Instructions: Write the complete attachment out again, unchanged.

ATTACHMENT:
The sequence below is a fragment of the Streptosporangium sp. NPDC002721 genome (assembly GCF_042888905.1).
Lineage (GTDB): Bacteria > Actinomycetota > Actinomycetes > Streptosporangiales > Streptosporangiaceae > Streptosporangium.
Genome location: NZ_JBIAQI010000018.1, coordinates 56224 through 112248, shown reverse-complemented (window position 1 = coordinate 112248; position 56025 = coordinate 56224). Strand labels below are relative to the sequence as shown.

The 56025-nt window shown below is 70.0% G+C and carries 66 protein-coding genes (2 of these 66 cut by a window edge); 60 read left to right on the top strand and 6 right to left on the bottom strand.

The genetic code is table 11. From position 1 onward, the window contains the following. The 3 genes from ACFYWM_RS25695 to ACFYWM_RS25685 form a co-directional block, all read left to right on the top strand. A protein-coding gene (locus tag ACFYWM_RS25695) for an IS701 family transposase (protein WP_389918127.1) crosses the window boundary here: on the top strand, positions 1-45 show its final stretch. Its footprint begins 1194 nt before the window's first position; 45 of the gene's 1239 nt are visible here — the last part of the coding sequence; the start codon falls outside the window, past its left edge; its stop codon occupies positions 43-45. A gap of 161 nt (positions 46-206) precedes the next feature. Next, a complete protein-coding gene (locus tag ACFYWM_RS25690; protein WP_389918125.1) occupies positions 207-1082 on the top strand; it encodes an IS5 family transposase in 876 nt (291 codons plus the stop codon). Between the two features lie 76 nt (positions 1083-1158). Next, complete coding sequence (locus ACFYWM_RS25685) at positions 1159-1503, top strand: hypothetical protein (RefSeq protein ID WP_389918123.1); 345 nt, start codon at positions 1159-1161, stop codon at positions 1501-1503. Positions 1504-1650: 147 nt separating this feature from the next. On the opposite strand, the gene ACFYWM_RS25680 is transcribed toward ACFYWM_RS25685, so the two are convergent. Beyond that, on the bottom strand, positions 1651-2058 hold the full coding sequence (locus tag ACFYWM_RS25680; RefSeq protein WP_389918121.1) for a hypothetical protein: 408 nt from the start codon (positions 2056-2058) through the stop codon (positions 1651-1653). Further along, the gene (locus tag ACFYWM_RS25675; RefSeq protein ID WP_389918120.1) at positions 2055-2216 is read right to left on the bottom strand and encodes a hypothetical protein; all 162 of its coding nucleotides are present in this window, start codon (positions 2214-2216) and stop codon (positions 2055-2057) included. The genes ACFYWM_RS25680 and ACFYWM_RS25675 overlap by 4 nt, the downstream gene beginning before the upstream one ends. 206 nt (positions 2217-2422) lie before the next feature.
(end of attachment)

The sequence below is a fragment of the Streptosporangium sp. NPDC002721 genome (assembly GCF_042888905.1).
Lineage (GTDB): Bacteria > Actinomycetota > Actinomycetes > Streptosporangiales > Streptosporangiaceae > Streptosporangium.
Genome location: NZ_JBIAQI010000018.1, coordinates 56224 through 112248, shown reverse-complemented (window position 1 = coordinate 112248; position 56025 = coordinate 56224). Strand labels below are relative to the sequence as shown.

The 56025-nt window shown below is 70.0% G+C and carries 66 protein-coding genes (2 of these 66 cut by a window edge); 60 read left to right on the top strand and 6 right to left on the bottom strand.

The genetic code is table 11. From position 1 onward, the window contains the following. The 3 genes from ACFYWM_RS25695 to ACFYWM_RS25685 form a co-directional block, all read left to right on the top strand. A protein-coding gene (locus tag ACFYWM_RS25695) for an IS701 family transposase (protein WP_389918127.1) crosses the window boundary here: on the top strand, positions 1-45 show its final stretch. Its footprint begins 1194 nt before the window's first position; 45 of the gene's 1239 nt are visible here — the last part of the coding sequence; the start codon falls outside the window, past its left edge; its stop codon occupies positions 43-45. A gap of 161 nt (positions 46-206) precedes the next feature. Next, a complete protein-coding gene (locus tag ACFYWM_RS25690; protein WP_389918125.1) occupies positions 207-1082 on the top strand; it encodes an IS5 family transposase in 876 nt (291 codons plus the stop codon). Between the two features lie 76 nt (positions 1083-1158). Next, complete coding sequence (locus ACFYWM_RS25685) at positions 1159-1503, top strand: hypothetical protein (RefSeq protein ID WP_389918123.1); 345 nt, start codon at positions 1159-1161, stop codon at positions 1501-1503. Positions 1504-1650: 147 nt separating this feature from the next. On the opposite strand, the gene ACFYWM_RS25680 is transcribed toward ACFYWM_RS25685, so the two are convergent. Beyond that, on the bottom strand, positions 1651-2058 hold the full coding sequence (locus tag ACFYWM_RS25680; RefSeq protein WP_389918121.1) for a hypothetical protein: 408 nt from the start codon (positions 2056-2058) through the stop codon (positions 1651-1653). Further along, the gene (locus tag ACFYWM_RS25675; RefSeq protein ID WP_389918120.1) at positions 2055-2216 is read right to left on the bottom strand and encodes a hypothetical protein; all 162 of its coding nucleotides are present in this window, start codon (positions 2214-2216) and stop codon (positions 2055-2057) included. The genes ACFYWM_RS25680 and ACFYWM_RS25675 overlap by 4 nt, the downstream gene beginning before the upstream one ends. 206 nt (positions 2217-2422) lie before the next feature.